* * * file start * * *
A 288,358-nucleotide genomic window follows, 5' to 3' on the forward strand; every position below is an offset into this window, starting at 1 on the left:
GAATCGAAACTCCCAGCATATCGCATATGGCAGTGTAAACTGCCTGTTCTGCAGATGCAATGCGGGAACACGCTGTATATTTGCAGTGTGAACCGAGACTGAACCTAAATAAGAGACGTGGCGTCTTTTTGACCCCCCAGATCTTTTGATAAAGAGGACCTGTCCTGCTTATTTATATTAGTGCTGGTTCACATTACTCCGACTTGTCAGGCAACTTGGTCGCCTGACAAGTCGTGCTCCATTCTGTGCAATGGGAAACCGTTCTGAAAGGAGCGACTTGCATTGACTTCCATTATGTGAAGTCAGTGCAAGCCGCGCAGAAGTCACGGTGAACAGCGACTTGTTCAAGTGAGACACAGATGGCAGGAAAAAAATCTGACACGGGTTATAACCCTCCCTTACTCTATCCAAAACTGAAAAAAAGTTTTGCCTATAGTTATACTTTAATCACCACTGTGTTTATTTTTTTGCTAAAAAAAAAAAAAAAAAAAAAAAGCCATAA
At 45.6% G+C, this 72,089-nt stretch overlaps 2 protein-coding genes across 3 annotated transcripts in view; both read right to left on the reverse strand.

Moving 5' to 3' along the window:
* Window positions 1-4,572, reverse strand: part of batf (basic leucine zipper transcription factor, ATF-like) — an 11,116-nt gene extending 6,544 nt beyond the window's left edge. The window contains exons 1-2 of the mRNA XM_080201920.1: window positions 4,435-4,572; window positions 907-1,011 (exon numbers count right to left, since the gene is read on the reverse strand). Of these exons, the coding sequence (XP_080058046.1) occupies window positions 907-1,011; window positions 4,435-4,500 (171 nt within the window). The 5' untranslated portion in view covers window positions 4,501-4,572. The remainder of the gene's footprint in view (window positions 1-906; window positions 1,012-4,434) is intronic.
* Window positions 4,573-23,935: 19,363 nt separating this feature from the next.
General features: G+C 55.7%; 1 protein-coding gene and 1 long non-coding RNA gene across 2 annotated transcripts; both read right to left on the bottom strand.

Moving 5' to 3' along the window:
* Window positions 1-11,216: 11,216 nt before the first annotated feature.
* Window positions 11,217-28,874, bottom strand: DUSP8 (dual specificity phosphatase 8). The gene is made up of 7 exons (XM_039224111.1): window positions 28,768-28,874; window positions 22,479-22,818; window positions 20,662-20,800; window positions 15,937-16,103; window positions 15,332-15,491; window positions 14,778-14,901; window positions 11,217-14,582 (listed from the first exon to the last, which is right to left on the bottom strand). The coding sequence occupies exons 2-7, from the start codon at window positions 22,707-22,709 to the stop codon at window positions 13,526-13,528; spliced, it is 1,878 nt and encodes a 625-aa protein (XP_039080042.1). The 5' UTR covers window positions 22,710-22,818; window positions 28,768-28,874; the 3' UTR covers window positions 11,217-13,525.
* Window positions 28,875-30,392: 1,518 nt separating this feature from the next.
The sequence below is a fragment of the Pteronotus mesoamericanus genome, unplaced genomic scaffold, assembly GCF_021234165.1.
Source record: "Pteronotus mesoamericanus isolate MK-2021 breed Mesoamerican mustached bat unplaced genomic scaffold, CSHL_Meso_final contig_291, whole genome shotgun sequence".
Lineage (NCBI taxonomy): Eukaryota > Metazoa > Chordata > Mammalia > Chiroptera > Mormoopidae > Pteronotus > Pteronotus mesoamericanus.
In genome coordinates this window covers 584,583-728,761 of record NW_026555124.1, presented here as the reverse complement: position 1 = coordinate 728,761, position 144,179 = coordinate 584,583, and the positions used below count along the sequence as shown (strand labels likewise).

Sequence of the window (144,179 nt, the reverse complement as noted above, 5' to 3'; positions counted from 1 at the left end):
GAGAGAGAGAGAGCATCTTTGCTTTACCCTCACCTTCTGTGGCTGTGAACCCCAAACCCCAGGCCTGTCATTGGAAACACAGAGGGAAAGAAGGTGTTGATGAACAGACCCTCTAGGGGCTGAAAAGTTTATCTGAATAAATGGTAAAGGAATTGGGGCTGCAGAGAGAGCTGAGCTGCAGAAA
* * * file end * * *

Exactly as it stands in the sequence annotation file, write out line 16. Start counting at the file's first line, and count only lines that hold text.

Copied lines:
Sequence of the window (144,179 nt, the reverse complement as noted above, 5' to 3'; positions counted from 1 at the left end):